As mentioned previously, I was very impressed with the performance of the new Leica scopes at the BIrd Fair, particularly the new wide angle 25-50 zoom eyepiece. After some deliberation, I decided to get the 65mm version, which arrived at the beginning of the month.
Some years back, I had tried out several of the smaller scopes, and one that had impressed was the Swarovski. At the time, this had the 45x eyepiece fitted, which I did not realise when I first looked through-the image was so bright, and the field so large I assumed that a 30x was fitted. This got me thinking that perhaps a smaller telescope would suit me now that I was spending so much time with photography-walking with an 80mm class scope on a tripod with pan and tilt heads can be awkward, with various bits sticking out and bumping into legs and thighs. Add a camera and lens and the weight starts to be an issue too. The first step to weight reduction took place earlier in the year when I removed the Gitzo pan-tilt head and replaced it with a BH-55 ball head and this proved to be very comfortable when walking with the tripod over a shoulder. Used primarily for photography, the ball head has been quite good with a scope, though the handling technique is rather different.
The first test of the scope was late one evening, when I had a quick look at a Blackbird in the Rowan at the bottom of the garden. Strongly backlit, there was a lot of detail present, with the fine rictal feathers around the bill being easy to see. I did note some purple fringing around twigs against the bright grey sky, but most of this was eliminated when I took my glasses off. I would always expect some fringing due to diffraction effects.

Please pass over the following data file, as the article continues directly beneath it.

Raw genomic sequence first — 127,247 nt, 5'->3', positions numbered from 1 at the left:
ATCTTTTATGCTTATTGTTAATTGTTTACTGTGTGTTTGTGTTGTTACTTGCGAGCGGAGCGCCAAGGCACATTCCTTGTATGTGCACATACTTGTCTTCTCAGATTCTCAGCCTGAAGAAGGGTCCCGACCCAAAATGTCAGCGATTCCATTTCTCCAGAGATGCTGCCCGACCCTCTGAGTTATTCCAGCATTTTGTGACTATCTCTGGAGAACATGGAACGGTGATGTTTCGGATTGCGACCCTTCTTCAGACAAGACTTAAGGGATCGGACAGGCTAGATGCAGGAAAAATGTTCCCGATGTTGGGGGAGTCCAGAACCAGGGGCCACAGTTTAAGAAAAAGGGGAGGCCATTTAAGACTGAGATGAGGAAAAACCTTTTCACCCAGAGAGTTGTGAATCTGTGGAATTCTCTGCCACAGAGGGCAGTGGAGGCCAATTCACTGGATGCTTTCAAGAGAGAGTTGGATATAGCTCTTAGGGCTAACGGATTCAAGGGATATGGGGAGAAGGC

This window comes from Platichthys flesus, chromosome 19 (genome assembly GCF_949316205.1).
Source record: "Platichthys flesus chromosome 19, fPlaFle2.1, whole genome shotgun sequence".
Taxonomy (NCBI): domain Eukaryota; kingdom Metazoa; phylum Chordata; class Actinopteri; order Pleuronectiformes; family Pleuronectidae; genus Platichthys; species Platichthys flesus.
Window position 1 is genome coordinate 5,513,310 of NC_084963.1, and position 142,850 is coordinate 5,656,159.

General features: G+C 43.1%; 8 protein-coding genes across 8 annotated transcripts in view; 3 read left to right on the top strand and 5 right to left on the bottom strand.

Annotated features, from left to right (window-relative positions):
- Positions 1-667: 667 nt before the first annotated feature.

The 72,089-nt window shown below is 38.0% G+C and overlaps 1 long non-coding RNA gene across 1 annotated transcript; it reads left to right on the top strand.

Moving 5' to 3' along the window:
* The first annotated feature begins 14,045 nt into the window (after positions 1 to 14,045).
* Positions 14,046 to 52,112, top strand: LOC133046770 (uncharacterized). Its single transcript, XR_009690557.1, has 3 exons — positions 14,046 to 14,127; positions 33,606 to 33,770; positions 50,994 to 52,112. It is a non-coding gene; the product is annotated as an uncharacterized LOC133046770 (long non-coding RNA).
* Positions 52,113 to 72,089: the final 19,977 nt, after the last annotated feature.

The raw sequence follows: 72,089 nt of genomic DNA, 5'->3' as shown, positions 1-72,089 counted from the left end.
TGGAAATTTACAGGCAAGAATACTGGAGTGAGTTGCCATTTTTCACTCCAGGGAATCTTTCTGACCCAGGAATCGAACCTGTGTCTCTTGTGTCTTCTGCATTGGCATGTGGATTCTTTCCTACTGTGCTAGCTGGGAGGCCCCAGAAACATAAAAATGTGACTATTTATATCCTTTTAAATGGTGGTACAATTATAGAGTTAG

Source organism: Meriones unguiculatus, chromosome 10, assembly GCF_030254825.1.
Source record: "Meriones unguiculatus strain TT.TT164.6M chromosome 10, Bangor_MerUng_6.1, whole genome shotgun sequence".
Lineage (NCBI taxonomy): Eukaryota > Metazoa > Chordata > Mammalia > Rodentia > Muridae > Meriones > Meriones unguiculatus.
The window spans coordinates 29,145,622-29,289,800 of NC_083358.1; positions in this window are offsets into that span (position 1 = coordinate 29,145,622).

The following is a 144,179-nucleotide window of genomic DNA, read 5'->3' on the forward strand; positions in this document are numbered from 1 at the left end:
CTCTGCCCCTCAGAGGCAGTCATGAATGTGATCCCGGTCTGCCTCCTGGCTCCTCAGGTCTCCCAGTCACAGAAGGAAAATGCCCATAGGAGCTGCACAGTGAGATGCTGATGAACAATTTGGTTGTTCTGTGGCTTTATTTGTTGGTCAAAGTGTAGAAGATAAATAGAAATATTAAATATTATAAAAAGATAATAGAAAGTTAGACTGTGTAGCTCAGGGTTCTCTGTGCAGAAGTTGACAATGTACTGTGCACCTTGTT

The first proper day out at Cley was not ideal, being bright and sunny, so not really testing for any optical device. I did note however that observing from the north hide at mid-day, never a good idea due to the strong backlighting (usually a case of guess the silhouette) was quite good, with feather detail in such things as female Teal being easy to see. In fact I never had a problem at all with any of the birds.
At Amwell, I was able to compare it with the older Leica 82mm scope with the original 20-60x zoom. I found that there was little or no difference in resolution, to be expected as substantially higher magnifications would be required to take full advantage of the aperture. It was noted on a Hobby perched at 250m that detail was more obvious in the 65mm scope suggesting improved micro contrast, and that the image was significantly clearer and brighter at equivalent magnifications. In fact I was able to discern leg colour, claws and the eye of a perched Hobby some 700m away. Everyone also commented on the significantly improved filed of view- 2.5 degrees at 25x and a whopping 1.5 degrees at 50x.
The filed of view proved to be of immense benefit on the sea watch at Titchwell, where perched in the dunes I was able to see the shoreline and a lot of sky at 25x, and even at 50x, the shoreline and horizon was visible. Here I was able to compare with a Kowa 823 and 20-60x zoom, which was limited mainly by it's small field-zooming in to 60x and the approximate one degree field hindered observations. The dull grey light should in theory have been a problem for the smaller scope, but again there was little in it. As with the older Leica comparison, the image remained clearer and brighter in he 65mm Televid.
I did encounter one major problem though. The rubber coating seemed to be very attractive to sand, and this also collected inside the extended lens shield where the raised lip at the front made removal rather difficult. There is also a suggestion that the lens coatings may, like the older scopes be sensitive to salt water. The hand book does suggest using a filter, so this may be something to be wary of.